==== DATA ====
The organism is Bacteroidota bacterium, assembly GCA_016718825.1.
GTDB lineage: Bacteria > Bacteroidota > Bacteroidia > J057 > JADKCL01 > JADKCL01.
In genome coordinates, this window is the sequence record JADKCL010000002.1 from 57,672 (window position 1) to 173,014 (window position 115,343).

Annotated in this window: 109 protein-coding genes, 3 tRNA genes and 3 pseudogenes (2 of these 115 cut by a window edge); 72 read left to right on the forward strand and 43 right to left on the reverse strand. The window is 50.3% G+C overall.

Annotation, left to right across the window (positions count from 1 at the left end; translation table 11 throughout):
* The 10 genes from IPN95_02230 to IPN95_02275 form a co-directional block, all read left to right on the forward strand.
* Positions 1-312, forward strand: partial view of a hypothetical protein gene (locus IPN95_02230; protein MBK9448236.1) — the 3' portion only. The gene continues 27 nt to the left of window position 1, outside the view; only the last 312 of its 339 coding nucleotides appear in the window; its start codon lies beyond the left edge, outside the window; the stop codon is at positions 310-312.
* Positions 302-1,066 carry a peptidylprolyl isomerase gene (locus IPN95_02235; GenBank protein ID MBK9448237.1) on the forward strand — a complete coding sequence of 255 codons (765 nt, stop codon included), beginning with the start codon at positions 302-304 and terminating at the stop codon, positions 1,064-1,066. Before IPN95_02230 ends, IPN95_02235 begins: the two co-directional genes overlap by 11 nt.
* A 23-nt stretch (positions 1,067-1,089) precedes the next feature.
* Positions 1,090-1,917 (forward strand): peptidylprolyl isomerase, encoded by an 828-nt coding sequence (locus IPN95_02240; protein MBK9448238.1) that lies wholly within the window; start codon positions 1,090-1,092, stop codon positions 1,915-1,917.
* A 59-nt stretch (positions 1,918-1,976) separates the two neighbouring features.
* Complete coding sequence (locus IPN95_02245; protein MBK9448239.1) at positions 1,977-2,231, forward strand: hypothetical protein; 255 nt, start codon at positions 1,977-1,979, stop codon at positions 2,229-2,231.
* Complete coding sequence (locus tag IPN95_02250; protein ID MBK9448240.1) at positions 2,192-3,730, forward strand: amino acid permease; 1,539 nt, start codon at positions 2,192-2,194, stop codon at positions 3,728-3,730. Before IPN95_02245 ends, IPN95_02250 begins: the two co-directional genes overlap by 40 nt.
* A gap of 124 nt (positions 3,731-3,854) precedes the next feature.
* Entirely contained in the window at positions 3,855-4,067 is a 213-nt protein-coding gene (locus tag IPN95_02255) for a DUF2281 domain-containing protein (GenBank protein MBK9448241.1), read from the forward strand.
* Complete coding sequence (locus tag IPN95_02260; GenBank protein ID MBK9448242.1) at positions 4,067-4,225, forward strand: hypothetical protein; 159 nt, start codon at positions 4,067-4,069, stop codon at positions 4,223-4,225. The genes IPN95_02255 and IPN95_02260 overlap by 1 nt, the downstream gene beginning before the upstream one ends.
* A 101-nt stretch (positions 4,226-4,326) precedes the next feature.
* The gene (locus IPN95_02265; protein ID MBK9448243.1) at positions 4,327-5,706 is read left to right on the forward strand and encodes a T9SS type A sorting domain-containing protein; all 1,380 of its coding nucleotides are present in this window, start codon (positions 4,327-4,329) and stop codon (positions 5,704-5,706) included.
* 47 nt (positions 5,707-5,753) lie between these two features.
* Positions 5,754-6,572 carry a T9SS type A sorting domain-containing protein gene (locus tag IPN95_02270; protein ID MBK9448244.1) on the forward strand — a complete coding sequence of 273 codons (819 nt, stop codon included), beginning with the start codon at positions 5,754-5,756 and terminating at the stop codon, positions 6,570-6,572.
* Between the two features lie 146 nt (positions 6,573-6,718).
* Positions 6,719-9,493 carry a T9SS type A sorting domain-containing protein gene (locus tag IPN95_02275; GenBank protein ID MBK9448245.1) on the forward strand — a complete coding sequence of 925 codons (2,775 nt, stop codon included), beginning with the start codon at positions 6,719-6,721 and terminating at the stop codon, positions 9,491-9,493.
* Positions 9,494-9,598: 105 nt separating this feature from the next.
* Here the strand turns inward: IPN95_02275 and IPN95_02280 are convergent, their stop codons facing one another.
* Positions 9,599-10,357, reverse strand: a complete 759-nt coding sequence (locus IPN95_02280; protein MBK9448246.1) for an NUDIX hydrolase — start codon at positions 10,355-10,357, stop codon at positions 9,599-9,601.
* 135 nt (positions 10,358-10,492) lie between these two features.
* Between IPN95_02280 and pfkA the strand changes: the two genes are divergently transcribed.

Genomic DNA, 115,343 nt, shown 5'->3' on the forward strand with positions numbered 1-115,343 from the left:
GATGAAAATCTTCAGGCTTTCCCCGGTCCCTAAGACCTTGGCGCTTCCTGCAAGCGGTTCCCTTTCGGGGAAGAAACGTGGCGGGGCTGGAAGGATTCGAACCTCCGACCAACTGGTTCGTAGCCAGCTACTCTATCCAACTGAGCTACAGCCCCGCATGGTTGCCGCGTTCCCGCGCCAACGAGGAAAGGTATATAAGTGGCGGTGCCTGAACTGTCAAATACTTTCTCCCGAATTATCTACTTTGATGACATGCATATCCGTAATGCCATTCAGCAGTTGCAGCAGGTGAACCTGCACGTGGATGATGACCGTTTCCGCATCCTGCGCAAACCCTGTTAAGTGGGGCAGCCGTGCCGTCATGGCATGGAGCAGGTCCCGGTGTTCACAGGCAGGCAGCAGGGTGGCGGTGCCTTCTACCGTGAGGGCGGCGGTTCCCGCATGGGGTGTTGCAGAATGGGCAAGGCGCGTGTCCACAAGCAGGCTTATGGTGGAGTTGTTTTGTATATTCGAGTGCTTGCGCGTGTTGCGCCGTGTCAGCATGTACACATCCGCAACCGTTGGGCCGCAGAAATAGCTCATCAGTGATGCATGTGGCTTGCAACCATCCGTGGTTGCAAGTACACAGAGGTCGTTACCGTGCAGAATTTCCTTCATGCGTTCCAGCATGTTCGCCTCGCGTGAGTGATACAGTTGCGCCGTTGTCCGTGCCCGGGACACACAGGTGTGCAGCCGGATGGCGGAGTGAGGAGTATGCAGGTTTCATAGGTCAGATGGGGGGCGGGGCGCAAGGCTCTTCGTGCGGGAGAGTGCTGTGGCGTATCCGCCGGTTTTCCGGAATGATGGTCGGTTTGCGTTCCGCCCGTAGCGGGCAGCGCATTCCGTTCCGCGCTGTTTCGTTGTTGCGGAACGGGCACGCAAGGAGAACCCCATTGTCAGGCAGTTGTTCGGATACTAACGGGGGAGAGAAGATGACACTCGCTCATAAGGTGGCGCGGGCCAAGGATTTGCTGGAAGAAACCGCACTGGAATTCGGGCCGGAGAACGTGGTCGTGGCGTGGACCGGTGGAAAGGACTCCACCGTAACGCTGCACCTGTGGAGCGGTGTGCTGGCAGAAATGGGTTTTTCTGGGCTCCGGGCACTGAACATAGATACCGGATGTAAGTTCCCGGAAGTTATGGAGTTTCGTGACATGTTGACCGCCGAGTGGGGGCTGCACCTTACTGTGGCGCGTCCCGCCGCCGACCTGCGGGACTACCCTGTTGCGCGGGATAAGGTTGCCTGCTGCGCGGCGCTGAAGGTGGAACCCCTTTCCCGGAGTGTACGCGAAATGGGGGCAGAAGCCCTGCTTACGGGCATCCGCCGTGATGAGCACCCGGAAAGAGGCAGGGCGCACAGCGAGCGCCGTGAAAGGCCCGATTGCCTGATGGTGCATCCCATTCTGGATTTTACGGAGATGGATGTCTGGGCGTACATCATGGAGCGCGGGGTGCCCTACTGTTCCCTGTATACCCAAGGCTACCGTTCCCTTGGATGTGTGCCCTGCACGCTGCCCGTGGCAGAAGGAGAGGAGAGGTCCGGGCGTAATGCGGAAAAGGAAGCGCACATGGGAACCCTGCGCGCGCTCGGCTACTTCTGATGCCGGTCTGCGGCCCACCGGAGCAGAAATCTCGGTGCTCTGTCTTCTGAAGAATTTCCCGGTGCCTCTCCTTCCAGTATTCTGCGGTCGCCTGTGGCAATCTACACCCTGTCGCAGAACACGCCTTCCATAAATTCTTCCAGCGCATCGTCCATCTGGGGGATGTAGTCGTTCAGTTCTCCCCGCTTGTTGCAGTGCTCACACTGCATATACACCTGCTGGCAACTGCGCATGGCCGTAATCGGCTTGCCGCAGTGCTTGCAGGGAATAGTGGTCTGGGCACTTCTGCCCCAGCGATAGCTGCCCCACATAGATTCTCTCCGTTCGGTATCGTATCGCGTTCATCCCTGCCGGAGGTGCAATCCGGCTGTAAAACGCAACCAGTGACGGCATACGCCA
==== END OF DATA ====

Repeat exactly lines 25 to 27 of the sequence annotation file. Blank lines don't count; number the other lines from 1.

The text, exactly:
* Positions 9,599-10,357, reverse strand: a complete 759-nt coding sequence (locus IPN95_02280; protein MBK9448246.1) for an NUDIX hydrolase — start codon at positions 10,355-10,357, stop codon at positions 9,599-9,601.
* 135 nt (positions 10,358-10,492) lie between these two features.
* Between IPN95_02280 and pfkA the strand changes: the two genes are divergently transcribed.